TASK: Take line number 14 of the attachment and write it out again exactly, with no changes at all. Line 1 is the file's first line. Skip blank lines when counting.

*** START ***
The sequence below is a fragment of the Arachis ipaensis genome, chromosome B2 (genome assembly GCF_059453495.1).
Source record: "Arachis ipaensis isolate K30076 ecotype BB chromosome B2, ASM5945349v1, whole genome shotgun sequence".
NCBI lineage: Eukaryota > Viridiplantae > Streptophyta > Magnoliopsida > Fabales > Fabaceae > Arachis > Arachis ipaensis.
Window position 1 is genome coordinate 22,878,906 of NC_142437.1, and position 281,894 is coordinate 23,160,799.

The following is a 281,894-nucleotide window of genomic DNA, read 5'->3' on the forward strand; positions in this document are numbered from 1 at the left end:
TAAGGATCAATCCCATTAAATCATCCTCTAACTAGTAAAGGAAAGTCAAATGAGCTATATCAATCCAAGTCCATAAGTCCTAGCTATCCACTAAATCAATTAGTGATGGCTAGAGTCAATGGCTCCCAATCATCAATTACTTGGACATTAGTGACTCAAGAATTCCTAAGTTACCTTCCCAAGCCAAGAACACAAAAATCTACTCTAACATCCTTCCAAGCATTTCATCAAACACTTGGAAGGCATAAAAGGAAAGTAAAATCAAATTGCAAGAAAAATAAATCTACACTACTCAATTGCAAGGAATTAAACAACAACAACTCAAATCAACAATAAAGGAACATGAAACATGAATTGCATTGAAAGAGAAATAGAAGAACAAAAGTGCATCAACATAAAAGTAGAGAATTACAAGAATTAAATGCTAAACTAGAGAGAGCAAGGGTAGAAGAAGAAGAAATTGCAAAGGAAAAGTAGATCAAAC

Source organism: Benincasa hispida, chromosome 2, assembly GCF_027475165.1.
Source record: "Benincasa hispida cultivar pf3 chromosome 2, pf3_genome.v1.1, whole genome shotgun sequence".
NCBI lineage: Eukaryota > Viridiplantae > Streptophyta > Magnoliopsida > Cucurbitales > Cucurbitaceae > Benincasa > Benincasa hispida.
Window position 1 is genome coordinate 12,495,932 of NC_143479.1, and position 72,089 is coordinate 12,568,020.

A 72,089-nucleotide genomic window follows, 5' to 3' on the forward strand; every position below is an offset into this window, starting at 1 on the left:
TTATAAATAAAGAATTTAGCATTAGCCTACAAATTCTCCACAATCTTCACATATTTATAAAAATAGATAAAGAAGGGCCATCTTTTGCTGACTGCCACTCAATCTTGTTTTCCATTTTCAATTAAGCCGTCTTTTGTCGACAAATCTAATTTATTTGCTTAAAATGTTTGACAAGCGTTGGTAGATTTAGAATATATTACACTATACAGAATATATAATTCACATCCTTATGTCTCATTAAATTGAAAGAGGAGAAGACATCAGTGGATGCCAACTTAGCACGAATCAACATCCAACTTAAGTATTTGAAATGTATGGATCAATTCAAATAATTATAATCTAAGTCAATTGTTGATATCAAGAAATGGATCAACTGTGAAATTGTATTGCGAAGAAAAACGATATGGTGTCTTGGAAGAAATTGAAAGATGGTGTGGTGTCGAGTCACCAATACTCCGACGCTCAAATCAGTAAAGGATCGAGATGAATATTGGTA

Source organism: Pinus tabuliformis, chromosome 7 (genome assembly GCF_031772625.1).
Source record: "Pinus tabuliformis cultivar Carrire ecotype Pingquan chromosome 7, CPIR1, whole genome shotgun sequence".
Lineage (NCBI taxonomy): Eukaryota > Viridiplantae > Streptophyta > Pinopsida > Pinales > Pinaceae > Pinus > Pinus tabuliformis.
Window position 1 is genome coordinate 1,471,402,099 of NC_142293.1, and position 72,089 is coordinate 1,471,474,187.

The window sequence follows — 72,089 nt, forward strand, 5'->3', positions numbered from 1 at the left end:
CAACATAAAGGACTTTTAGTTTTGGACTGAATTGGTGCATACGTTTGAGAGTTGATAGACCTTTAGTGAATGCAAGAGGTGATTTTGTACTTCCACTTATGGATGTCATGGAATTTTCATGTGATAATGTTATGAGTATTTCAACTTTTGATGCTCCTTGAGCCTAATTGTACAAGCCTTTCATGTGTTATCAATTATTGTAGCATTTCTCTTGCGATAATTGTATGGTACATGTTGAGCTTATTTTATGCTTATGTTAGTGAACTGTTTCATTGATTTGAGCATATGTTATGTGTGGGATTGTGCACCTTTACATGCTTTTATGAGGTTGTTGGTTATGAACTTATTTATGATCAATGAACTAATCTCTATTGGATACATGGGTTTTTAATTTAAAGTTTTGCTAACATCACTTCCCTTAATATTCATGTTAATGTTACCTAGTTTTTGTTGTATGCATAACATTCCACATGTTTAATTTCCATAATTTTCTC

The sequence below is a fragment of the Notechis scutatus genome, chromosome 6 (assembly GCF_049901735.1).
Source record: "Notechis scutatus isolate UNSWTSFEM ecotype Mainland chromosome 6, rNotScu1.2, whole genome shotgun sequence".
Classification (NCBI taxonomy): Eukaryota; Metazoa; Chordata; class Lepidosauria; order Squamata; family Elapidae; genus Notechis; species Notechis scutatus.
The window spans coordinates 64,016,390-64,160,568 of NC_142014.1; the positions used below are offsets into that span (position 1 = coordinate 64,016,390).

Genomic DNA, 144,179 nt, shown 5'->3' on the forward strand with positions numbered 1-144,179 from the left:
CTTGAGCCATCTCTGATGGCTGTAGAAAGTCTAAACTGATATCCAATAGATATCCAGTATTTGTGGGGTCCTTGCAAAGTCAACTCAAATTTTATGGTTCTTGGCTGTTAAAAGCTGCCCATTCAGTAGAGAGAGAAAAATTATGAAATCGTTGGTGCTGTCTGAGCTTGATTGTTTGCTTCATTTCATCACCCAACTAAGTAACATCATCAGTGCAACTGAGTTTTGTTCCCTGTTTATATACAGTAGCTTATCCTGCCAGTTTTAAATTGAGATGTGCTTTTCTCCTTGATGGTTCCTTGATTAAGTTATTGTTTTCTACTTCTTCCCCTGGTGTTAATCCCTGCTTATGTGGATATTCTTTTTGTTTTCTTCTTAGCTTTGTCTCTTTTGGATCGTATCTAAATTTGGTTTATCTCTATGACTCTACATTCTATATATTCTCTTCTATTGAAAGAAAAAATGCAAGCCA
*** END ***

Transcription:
Source record: "Pinus tabuliformis cultivar Carrire ecotype Pingquan chromosome 7, CPIR1, whole genome shotgun sequence".